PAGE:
My Mother passed away almost three years ago. We shared a lot of interests and one of those was cooking. Mom was a great letter writer and I am happy that I saved the correspondence she had sent to me. She wrote about her day to day cooking, canning and baking. She always included clippings of recipes, and articles that interested her.
Since Mom grew up in the depression she never wasted anything. An example of this is a recipe she sent to me for her version of ‘Cottage Pudding’. She had written it on the cardboard that a new pair of pantyhose had been wrapped around.
As a kid I loved ‘Cottage Pudding’. When the weather was getting cooler, it was one of those comfort foods whose aroma of maple syrup combined with cake, greeted me after school. The smell of it still reminds me of home.
The word’s maple syrup and maple sugar kindle fond memories of a quieter, more relaxed time in the past. Maple syrup is a pure product that results from the efforts of many labour-intensive and time-consuming hours. Although laborious to produce, the finished product is well worth the effort.
The first time I read about maple syrup was in a letter written by William Jarvis (secretary and registrar of
) in 1793. He wrote to his father-in-law from Upper Canada Niagara, “…My cellar is stored with 3 barrels of wine, 3 of cider, 2 of apples (for my darling), and a good stock of butter. My cock-lift contains some of the finest maple sugar I ever beheld, 10,000lbs. was made in an Indian village near Michellemackinac. We have 150 lb. of it…Also plenty of good flour, cheese, coffee, loaf sugar…”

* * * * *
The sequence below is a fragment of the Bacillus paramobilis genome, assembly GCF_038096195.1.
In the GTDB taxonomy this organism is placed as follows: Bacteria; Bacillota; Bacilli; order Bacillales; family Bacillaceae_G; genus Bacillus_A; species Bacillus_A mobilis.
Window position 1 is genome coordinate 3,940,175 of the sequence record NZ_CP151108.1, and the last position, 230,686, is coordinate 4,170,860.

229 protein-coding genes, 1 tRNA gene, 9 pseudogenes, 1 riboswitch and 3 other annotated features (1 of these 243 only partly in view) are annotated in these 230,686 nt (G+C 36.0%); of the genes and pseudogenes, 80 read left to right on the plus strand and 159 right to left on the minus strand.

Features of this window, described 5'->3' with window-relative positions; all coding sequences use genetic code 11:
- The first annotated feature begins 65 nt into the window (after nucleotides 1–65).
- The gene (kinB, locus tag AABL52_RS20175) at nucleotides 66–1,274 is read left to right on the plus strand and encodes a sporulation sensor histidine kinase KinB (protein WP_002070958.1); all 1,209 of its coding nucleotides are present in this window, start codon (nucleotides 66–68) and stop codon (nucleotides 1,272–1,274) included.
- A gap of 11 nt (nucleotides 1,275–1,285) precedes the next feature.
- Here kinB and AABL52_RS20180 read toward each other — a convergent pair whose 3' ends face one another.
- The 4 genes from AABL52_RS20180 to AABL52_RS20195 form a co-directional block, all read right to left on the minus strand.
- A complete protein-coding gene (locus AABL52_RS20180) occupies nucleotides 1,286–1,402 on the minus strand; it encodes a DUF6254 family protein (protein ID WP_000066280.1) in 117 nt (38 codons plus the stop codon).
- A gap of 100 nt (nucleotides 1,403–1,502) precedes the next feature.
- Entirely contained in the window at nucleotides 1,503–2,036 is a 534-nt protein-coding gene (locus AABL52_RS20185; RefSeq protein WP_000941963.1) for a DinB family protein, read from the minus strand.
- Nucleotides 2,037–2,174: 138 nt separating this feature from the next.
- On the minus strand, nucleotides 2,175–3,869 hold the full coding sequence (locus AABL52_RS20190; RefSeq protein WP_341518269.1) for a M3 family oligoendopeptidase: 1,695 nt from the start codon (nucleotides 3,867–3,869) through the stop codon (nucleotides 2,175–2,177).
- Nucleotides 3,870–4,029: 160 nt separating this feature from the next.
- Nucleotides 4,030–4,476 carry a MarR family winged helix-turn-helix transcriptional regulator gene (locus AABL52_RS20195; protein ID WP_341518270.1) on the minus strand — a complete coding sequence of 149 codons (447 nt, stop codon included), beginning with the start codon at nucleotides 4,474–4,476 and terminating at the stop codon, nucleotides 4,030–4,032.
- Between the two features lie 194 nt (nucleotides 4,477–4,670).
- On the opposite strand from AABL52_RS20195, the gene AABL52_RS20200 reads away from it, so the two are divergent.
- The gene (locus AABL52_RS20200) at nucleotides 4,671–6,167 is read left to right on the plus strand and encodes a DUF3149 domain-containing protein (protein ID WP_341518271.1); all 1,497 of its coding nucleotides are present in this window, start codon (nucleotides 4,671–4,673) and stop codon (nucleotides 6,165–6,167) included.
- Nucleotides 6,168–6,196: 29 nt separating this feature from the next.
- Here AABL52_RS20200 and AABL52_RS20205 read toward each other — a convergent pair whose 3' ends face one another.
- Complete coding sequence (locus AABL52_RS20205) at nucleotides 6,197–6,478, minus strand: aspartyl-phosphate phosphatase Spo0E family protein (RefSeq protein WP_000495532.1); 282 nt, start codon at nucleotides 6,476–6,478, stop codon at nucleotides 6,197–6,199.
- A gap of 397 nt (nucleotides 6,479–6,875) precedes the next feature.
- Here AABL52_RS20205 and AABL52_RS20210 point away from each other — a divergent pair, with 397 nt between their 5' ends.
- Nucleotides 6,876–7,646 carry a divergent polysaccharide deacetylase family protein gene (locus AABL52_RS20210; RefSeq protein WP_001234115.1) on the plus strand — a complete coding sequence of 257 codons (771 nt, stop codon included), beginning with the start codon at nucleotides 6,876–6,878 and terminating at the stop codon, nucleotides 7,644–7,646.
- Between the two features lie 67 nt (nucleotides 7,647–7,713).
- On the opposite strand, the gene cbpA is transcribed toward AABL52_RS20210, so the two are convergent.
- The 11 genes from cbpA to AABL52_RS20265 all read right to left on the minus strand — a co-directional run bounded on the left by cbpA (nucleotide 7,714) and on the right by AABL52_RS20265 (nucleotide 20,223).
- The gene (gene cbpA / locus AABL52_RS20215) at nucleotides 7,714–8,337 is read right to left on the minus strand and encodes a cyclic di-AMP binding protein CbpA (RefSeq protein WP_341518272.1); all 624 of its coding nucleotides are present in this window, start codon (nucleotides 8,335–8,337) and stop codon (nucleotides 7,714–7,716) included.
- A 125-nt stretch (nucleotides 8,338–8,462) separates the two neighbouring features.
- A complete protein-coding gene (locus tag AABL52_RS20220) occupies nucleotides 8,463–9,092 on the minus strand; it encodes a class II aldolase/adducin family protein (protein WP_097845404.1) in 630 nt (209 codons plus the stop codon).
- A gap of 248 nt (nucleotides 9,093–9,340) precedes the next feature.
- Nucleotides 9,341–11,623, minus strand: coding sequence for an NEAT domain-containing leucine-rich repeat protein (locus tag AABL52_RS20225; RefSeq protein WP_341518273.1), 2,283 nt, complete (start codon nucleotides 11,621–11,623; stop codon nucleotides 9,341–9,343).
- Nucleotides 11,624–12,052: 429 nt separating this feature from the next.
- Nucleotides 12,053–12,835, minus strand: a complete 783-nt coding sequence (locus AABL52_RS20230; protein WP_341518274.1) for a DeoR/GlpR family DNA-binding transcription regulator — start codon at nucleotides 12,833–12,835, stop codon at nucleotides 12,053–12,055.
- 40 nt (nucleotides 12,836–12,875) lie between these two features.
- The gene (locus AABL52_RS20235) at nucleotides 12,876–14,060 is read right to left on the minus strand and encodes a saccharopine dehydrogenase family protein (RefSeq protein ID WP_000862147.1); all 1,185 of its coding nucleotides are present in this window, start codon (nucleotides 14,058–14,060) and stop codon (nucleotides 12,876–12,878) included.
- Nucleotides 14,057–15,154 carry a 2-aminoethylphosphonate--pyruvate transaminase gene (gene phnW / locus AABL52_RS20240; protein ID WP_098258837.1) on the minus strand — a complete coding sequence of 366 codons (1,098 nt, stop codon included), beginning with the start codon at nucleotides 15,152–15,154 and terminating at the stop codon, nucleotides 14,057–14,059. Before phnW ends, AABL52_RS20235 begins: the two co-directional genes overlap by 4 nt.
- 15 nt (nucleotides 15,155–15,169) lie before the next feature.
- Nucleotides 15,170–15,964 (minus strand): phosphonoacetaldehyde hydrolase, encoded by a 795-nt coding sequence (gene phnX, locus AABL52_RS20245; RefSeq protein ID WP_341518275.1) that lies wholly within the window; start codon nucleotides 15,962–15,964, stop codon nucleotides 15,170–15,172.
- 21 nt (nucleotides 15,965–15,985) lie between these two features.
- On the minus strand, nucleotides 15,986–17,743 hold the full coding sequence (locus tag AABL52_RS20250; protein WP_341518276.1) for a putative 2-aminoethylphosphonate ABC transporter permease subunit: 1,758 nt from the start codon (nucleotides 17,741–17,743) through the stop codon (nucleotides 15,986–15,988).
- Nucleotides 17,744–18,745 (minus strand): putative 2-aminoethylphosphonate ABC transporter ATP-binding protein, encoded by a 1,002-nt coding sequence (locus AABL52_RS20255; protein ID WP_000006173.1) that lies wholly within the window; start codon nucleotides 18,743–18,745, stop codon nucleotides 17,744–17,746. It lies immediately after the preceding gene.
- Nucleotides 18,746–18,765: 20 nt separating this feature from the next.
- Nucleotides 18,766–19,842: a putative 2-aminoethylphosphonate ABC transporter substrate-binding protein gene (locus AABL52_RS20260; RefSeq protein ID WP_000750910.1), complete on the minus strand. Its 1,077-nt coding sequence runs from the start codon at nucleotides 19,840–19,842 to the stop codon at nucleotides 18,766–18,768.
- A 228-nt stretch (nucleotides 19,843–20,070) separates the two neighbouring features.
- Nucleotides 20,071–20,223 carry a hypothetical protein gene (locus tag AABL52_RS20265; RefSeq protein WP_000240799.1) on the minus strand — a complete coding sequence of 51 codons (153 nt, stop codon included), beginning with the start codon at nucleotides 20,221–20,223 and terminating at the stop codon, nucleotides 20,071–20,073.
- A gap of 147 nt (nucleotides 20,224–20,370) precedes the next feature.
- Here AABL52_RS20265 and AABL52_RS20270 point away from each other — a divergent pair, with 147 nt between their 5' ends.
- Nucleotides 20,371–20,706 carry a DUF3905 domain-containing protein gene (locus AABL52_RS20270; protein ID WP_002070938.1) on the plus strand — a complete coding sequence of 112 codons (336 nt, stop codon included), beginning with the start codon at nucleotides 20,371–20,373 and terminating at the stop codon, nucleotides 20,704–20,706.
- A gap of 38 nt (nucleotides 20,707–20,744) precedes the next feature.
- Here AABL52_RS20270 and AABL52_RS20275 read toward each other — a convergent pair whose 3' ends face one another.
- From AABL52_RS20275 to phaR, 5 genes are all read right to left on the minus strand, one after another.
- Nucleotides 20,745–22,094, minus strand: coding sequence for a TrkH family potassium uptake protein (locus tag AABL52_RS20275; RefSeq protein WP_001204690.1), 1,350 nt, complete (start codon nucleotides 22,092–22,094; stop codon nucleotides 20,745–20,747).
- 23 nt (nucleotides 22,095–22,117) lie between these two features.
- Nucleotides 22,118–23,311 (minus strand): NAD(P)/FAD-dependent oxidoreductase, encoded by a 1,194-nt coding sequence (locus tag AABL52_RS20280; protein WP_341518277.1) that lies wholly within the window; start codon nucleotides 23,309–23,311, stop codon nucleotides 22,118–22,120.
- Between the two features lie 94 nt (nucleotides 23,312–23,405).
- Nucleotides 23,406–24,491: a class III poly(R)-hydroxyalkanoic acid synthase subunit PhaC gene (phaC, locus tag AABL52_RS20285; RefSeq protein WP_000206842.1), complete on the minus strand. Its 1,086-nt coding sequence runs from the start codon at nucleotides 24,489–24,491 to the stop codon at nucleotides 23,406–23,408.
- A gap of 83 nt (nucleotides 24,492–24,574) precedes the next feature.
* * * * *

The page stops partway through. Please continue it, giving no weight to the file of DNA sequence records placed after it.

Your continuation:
It doesn’t matter at what stage in life you are; this is a dessert that anyone can make. There are many versions of this recipe. Sometimes the cake is served warm with a lemon, chocolate or butterscotch sauce. I use my mother’s recipe.
Mom’s Cottage Pudding
Oil a 9 inch square baking pan.
Add ¾ cup of maple syrup with ¾ cup of water into a small saucepan. Bring this to a slight boil and pour it into the prepared pan.
1 1/2 cups of all purpose flour
½ teaspoon of salt
2 teaspoons of baking powder
1/3 cup shortening
1 cup of granulated sugar
1 teaspoon of vanilla
Gradually add ¾ cup of milk to the above and mix well. Spoon the cake batter over the maple syrup, and bake it at an oven temp of 350 for 55-60 minutes. Serve it warm spooning the sauce over the top. Yum!
Home is a place you grow up wanting to leave, and grow old wanting to get back to.
John Ed Pearce
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